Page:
IT Leaders Steer Budgets Toward Data Center Optimization

IT ecosystems may vary from one organization to the next, and even though a handful of trends are seeing widespread use in today's market, it's rare to see computing assets laid out the same exact way in any two scenarios. While variety is alive and well in the world of IT, however, one thing is for sure in the digital age - business leaders are spending more time strategizing their tech outlooks and more money on executing the projects they deem necessary to compete in their fields.

If your board meetings seem to revolve more heavily around discussions of trends such as big data, data center optimization and bring your own device, you aren't alone. These phenomena are changing the faces of the private and public sectors and forcing organizations to leverage modernized IT solutions to stay afloat.

Man vs. machine?

In many cases, decision-makers are shifting their spending habits away from personnel and staff-based services and more in the direction of updated tech assets such as applications and virtualized infrastructure. Tech Republic recently examined the findings of "The State of IT," an annual report from Spiceworks, in which answers on a range of topics were given by 1,100 IT professionals.

The study showed that 60 percent of these respondents claimed to have no plans for hiring any additional tech staff in the next year, and while only 4 percent plan to reduce their staff, it appears that the urgency of having in-house IT expertise is tapering off. Spiceworks' content marketing manager, Peter Tsai, commented on the trend.

"We view this is a net positive thing," Tsai said. "When you're purchasing the use of a cloud service, you're in effect, outsourcing some of the maintenance that an IT [professional] would do internally."

Where funds go

Tsai makes a good point with regard to the modern IT dynamic - if your teams are overloaded with work, adding more people into the mix isn't always the optimal solution, especially when dealing with complex new trends. In addition, you'll often want to keep your in-house expertise dedicated to a set of tasks you don't feel comfortable outsourcing to a third-party organization.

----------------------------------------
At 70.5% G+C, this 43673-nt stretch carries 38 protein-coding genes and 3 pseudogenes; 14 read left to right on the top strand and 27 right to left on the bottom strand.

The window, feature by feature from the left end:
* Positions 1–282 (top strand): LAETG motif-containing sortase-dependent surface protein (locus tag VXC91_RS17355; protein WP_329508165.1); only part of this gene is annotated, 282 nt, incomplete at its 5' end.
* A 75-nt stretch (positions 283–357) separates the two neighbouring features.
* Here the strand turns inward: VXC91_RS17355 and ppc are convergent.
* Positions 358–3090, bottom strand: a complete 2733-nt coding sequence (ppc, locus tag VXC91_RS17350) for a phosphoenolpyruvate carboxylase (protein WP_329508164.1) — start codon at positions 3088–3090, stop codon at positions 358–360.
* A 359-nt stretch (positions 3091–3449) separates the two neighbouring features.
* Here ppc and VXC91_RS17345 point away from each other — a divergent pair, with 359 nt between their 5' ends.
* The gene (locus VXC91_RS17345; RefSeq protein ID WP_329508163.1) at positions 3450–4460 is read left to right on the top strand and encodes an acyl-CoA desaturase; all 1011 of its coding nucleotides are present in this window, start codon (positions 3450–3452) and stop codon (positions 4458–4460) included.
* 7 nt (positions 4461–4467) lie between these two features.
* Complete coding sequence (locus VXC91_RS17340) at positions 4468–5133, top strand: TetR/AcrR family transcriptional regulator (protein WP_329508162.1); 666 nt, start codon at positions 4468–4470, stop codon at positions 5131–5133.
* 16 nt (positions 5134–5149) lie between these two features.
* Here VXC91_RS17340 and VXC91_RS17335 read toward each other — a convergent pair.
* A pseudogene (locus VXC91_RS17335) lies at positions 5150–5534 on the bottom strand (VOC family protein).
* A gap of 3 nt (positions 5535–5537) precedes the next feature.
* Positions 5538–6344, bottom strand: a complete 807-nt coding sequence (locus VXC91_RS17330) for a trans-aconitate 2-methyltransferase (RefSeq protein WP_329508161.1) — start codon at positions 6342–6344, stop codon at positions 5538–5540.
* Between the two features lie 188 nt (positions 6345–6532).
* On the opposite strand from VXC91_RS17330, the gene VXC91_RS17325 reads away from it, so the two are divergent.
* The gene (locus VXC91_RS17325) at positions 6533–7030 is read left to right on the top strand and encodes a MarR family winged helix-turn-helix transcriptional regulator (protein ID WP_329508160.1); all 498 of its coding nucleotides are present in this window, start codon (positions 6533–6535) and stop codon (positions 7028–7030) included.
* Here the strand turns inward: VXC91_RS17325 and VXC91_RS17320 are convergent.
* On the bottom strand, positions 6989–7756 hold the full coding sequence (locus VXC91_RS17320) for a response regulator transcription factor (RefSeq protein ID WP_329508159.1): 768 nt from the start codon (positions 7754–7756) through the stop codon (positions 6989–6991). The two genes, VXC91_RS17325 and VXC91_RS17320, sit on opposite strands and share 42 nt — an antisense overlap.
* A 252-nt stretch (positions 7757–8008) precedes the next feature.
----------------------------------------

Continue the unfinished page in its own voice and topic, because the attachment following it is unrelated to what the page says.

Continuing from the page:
With budgets balanced between internal staff support and guidance from trusted service providers, you'll be able to have the best of both worlds. After all, no organization should put all of its eggs in one basket when it comes to developing a next-gen tech blueprint.

"I need another set of hands to do helpdesk and desktop support so I can focus on my higher level projects. I don't think I can ask management for another 40 hour a week person, but there's days where I wish I had somebody so I could work on other things," said Nigel Hickey, an infrastructure administrator at National Specialty Alloys, according to Tech Republic.

Data is king

While a healthy dose of diversity can do any company good when faced with so many IT avenues, Market Realist asserted that big data analytics should be a main focus for organizations across sectors. Of course, achieving a high-functioning analytics system doesn't come easily - many other tech resources must be provisioned in order to integrate these platforms with the entire infrastructure.

Spiceworks' Tsai explained that virtualized environments are a step in the right direction for any big data effort. He also mentioned that continuity can see a boost from implementing these solutions.

"We virtualize now, and I'm hoping to use virtualization as a stepping stone to disaster recovery at a second failover site that either I manage or a software as a service provider manages," Tsai said, as quoted by Tech Republic.

By keeping a close eye on developing trends and ensuring that your spending profile balances internal staff support with outsourced expertise, you'll be well equipped for what's to come on the IT horizon.